There are actors who recite Shakespeare, and there are actors who make Shakespeare come alive.
Many of those in Writer’s Theater’s production of “Hamlet” make the words fly through the centuries and come out vibrant and compelling in 2012. It’s a strong classical, ensemble production that, in director Michael Halberstam’s hands, has a sense of immediacy.
For the newcomer to Shakespeare, the production makes the Bard’s words accessible, but Shakespeare lovers will also delight in its richness and nuance—and costumes, for that matter. Costume designer David Hyman has draped the royals in furs and silks and smart brass buttons and epaulets, providing visual candy that contrasts with scenic designer Collette Pollard’s simple, but effective, set. It consists mainly of a castle wall with a dark smoke mark that suggests the ghost’s lingering presence as the action unfolds.
The electricity in this production, though, is sparked by Scott Parkinson’s performance as the tortured Danish prince. He roots Hamlet in the present moment, and brings vividness to the character’s lines and soliloquies, so familiar to anyone raised speaking the English language.
Parkinson puts himself out there, takes risks and seems to invent Hamlet every moment as the play goes along. He so transcends the antique language with expression and movement that it matters not we don’t speak Elizabethan English. We get it. It’s a riveting performance.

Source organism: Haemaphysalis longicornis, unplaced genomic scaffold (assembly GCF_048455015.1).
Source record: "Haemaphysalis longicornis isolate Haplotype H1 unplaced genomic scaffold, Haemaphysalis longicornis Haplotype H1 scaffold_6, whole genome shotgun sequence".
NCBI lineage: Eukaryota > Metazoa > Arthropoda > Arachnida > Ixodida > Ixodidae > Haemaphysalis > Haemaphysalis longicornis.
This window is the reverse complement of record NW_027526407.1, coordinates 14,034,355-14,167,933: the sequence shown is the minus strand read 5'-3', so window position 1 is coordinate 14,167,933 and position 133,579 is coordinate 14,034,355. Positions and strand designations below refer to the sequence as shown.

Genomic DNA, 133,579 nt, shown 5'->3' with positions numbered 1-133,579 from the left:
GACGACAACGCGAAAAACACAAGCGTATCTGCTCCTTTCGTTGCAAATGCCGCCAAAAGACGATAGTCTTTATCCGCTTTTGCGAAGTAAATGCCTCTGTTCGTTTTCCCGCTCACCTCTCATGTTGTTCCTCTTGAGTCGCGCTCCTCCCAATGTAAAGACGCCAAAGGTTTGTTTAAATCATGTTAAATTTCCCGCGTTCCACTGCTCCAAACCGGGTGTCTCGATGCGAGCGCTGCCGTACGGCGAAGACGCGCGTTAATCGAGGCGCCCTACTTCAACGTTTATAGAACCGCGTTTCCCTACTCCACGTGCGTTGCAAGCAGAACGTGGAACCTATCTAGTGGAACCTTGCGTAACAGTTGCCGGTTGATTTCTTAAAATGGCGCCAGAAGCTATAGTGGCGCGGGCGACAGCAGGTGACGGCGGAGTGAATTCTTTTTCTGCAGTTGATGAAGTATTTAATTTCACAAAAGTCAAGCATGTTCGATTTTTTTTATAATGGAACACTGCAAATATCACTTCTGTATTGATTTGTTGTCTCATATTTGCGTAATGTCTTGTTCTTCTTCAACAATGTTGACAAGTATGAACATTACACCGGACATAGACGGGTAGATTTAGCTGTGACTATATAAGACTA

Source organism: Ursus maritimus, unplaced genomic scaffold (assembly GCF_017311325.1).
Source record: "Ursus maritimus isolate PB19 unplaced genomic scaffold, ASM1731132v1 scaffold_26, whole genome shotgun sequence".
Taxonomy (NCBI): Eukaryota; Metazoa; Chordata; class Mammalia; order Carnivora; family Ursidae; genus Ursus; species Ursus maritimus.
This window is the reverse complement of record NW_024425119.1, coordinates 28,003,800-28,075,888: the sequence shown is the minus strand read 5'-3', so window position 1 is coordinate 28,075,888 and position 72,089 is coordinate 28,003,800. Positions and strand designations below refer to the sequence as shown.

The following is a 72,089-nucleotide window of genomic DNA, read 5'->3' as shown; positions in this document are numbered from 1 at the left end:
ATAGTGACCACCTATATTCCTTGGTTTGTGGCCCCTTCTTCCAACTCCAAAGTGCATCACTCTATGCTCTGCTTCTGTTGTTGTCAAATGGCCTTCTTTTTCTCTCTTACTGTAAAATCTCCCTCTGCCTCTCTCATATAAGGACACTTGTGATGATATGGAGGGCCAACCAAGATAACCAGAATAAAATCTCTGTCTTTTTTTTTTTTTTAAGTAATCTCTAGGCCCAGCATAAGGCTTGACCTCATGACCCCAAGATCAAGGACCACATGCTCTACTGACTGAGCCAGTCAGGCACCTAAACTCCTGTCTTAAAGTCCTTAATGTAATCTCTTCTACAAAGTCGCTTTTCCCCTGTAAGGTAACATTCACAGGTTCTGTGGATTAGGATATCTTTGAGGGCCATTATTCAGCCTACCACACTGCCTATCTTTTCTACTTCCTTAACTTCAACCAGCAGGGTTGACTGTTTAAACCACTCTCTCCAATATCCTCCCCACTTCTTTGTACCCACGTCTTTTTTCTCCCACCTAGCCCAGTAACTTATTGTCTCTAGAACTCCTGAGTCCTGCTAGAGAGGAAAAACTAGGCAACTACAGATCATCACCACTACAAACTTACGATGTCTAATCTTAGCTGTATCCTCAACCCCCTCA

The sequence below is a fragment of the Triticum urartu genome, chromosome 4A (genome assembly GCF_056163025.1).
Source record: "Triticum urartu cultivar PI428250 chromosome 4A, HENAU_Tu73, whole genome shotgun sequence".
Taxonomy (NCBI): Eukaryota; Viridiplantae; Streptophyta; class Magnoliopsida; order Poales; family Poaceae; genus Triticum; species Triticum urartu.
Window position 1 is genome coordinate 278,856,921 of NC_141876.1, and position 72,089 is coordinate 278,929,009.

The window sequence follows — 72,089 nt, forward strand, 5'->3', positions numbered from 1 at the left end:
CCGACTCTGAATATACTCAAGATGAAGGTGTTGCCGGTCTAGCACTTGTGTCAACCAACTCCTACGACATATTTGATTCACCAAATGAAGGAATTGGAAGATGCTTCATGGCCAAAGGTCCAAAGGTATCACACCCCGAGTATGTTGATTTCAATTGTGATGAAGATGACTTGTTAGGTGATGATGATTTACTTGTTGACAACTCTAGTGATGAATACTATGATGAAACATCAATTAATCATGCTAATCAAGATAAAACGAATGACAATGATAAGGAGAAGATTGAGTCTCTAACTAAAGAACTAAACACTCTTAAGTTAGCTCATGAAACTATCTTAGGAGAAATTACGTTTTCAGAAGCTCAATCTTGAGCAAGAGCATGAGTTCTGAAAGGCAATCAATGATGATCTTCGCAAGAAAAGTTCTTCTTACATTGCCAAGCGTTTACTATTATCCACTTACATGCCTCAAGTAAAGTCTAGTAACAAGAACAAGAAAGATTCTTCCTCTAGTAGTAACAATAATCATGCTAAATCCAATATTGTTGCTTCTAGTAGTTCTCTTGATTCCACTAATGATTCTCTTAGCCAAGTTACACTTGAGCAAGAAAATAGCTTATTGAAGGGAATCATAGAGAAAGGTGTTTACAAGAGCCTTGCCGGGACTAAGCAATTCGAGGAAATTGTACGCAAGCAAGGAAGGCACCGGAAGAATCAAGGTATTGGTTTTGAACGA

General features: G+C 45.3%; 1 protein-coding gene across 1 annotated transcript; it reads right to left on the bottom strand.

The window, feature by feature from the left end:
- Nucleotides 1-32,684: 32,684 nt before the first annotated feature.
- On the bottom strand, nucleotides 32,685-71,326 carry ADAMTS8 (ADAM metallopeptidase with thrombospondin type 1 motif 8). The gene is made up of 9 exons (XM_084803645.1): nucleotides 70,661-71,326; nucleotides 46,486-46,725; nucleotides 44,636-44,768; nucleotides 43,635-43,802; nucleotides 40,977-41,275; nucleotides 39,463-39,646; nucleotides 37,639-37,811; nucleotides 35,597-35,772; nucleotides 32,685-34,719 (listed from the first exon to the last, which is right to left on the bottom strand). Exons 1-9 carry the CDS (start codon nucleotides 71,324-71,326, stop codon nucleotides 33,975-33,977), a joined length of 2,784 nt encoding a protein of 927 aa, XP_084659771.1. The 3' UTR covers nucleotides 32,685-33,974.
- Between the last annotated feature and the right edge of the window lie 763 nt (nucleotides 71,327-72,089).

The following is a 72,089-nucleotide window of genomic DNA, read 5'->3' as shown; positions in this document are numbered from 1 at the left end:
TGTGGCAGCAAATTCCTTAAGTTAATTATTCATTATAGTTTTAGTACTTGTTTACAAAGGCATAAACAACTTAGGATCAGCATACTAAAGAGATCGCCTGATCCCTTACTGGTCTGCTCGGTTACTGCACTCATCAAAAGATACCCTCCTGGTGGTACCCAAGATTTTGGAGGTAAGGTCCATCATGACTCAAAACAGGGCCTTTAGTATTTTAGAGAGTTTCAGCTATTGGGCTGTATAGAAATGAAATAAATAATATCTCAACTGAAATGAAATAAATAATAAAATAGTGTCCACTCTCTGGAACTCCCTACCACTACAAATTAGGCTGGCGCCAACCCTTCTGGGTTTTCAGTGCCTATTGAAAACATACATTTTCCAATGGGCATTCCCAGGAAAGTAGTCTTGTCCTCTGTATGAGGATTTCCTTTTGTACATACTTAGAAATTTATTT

Not all of the cast takes risks to this degree, but the production as a whole is marked by good work and interplay.
Far from being a distant Gertrude, Shannon Cochran projects the queen’s compassionate love for her son. Liesel Matthews, who speaks each Shakespearian syllable melodically, conveys a sense of duty and grief as Ophelia, whose bright prospects are tragically dimmed. Larry Yando does satisfying work in turns as the powerful murdered king and the clever comic-relief gravedigger.
This was my first visit to Writer’s Theater, and the space lent itself beautifully to the production. It was large enough to accommodate all the action, including the sword fight, yet intimate enough that everyone in the audience could see and hear the actors easily.
Ticket information follows.
IF YOU GO
Where: Writer's Theatre, 325 Tudor Court in downtown Glencoe.
When: 7:30 p.m. most Tuesdays and Wednesdays, occasional 2 p.m. Wednesday shows, 8 p.m. Thursdays and Fridays, 4 and 8 p.m. Saturdays and 2 and 6 p.m. most Sundays, through Nov. 11.
Tickets: $35-$70; (847) 242-6000 or www.writerstheatre.org.
Parking: Free, on-street